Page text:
Emmanuel Schools are the British version of our very own Christian Colleges.  A little about the founder Sir Peter Vardy:

“I don’t know what a creationist is. I am not a scientist. I am a car salesman,” he said. “My opinion is God created man in his own image and I believe that God created the Earth, but I am not teaching that at the school — that is my particular faith.”

He acknowledged he did not believe in evolution, adding: “I don’t believe my ancestors were monkeys. Where do monkeys come from? If we come from monkeys — where did they start?” Vardy, who expanded his father’s car business into marques such as Aston Martin and Rolls-Royce, as well as selling Fords, Vauxhalls, Nissans and Rovers, said there were no strings attached to the tranches of £2m he is ready to put into state schools. “It comes down to my Christian faith. God has blessed me with a very full cup. There is a responsibility to use that wealth and money wisely.”

He said his Vardy Foundation charity has been talking to local authorities in the northeast about setting up city academies. The building of the school in Middlesbrough is due to start in May and will amalgamate two existing schools.

Vardy was 669th in The Sunday Times Rich List 2001. His forthcoming entry will put him higher up the list with a personal fortune of £75m. He took over running the Reg Vardy company when his father died in 1976.

He said then: “I got one O-level at school, and there are times when you scratch your head and wonder how this has happened.”

His company has doubled in size every three to four years, now turning over more than £1.3 billion with £30m profits.

His use of English and the depth of his knowledge put him in good company.  A Theologian founding a religious school is at least excusable, but a car salesman?  A bit about the schools:

Under the influence of Vardy both schools have introduced creationism in biology lessons. The import of creationism is one of the main purposes of the schools and foundation. In 2005 Vardy claimed that the schools do not teach creationism [4] (http://www.steinsky.me.uk/blog/146), and implied that they never had, though in an interview in 2003 he made it clear that the schools do teach creationism.

In 2002, when the news that Emmanuel College was teaching creationism was revealed, Tony Blair and Estelle Morris (the then education secretary) decided to overlook the teaching practices of the school because the school achieved good exam results. In the UK schools must teach a national curriculum which prepares students for the national examinations. However, unless strictly forbidden, local education authorities (who run state schools) or independent school governers may choose to teach additional material. Few topics are forbidden by law, and creationism is not one of these, nor does it fall into a banned category, as in the US where separation of church and state forbids public schools teaching organised religion.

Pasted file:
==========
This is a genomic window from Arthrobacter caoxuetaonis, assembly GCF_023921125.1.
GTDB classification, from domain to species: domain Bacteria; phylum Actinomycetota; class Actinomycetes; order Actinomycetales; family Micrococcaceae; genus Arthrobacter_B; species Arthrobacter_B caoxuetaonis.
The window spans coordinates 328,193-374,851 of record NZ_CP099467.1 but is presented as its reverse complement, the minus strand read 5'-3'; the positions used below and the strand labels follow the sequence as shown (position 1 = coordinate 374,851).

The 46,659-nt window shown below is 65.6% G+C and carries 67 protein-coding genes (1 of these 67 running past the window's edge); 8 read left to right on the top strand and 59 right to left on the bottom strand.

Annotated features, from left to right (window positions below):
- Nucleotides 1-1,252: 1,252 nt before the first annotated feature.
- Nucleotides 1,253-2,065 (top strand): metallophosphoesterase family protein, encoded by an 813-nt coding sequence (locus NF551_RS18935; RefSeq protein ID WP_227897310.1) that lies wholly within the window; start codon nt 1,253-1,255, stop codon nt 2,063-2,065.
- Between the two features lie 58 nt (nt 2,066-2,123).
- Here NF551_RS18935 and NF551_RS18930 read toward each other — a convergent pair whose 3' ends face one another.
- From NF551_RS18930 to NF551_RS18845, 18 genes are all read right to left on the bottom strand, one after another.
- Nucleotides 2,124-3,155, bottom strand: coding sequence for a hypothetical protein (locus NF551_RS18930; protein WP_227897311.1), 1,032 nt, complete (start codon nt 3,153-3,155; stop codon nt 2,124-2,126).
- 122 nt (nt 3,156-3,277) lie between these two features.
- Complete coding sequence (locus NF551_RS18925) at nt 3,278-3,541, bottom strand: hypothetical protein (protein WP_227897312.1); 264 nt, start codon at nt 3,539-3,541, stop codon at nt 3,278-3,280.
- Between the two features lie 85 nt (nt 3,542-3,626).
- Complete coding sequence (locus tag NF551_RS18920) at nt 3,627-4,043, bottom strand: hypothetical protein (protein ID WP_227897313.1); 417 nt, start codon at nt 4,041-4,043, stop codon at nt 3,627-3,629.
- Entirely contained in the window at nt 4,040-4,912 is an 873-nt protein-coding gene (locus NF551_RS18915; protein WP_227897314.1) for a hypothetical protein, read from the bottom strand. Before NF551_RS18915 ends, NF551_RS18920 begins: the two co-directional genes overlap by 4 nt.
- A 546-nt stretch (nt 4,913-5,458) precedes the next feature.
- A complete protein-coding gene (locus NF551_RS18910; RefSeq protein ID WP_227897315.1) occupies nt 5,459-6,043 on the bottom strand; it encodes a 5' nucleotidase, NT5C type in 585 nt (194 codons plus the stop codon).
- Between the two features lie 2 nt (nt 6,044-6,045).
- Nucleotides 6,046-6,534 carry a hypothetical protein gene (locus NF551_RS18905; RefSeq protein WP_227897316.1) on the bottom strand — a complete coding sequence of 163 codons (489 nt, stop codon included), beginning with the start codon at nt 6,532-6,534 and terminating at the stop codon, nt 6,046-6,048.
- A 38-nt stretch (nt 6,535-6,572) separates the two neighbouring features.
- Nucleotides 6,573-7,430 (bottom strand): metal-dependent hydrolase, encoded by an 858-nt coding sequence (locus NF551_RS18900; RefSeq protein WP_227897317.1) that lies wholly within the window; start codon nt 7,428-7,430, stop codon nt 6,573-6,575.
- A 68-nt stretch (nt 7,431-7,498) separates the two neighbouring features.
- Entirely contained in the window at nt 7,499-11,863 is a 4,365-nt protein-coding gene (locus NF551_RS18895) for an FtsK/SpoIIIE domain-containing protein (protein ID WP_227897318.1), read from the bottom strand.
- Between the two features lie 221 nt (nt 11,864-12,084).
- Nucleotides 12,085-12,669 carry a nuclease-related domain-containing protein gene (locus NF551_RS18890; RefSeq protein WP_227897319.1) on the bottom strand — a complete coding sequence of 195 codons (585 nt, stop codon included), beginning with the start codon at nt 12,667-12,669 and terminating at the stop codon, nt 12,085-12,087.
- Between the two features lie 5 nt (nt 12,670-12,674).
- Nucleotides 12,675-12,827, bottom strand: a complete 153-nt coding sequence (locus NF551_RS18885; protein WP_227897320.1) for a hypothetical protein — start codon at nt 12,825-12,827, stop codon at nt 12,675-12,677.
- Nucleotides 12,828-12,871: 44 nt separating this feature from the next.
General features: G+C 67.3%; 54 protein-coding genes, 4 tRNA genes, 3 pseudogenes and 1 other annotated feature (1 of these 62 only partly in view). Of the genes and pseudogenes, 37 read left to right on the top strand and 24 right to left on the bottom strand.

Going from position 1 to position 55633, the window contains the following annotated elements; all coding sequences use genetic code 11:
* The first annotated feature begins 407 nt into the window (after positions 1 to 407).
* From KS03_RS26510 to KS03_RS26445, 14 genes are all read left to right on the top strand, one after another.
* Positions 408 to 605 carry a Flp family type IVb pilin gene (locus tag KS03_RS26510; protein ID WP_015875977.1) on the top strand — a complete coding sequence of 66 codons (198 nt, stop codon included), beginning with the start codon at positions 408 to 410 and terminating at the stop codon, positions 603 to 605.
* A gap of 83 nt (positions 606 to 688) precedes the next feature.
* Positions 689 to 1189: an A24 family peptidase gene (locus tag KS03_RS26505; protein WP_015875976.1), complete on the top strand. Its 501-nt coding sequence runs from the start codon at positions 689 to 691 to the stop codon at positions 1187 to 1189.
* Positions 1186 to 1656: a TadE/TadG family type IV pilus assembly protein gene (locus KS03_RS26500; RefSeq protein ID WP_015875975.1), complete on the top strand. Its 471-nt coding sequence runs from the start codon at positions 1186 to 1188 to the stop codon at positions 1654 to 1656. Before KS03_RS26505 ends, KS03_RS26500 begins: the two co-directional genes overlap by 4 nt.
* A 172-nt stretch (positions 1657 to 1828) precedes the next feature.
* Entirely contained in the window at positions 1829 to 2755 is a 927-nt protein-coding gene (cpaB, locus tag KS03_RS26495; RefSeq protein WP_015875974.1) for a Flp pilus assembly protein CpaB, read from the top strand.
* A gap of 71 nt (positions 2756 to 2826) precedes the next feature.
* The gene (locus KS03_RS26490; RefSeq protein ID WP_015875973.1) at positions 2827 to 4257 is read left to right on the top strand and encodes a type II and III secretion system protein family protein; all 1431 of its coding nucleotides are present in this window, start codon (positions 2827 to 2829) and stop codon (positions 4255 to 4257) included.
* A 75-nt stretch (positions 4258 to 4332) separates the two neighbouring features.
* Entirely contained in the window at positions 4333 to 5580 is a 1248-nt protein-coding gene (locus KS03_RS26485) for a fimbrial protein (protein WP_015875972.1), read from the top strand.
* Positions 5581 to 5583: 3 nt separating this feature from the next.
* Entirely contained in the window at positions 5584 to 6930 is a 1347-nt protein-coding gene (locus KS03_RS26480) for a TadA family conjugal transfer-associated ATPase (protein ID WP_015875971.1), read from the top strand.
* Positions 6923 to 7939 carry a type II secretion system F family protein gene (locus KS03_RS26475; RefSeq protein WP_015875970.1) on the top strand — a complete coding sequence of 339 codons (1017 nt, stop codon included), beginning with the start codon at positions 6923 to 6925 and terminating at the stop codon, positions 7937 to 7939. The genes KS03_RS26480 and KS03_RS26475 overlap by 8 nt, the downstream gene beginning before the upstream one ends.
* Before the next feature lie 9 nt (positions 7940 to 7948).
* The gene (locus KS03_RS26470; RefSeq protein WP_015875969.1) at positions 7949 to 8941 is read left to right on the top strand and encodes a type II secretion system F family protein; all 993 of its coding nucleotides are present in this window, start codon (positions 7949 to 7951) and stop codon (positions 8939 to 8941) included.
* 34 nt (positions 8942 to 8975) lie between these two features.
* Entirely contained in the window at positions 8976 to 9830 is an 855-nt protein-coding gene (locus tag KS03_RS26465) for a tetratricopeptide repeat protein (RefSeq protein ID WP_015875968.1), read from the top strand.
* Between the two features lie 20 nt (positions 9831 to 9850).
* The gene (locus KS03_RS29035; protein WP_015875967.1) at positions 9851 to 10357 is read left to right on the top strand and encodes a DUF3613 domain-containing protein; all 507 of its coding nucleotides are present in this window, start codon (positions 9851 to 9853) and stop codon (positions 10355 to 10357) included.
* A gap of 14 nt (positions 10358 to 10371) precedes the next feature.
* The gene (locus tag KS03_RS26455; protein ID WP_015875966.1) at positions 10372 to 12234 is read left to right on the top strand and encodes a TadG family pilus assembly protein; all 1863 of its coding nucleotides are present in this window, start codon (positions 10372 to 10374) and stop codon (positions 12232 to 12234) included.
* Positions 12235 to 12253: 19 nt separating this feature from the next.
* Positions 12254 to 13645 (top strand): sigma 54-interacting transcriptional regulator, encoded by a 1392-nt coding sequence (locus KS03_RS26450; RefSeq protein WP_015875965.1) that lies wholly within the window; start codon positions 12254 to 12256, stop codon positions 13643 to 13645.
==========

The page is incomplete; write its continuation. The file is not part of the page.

Further, it has emerged that King’s College have banned Harry Potter from the school library over fears of “satanic undertones”

And a bit from today’s Independent, which had me looking up this guy in the first place:

A hung parliament is the most desirable result I can realistically imagine. The Lib Dems would hold the balance of power, probably in some kind of Blair-free coalition of the centre-left. With luck, they would put a stop to Blair’s love affair with faith schools. He even supports the infamous Peter Vardy, whose heavily subsidised academies teach children in the North East that the entire universe began after the dawn of agriculture. Blair’s defence, in response to a question from a rightly outraged Liberal Democrat MP, was to praise “diversity”. Diversity!

Is that intellectual diversity – Tony?

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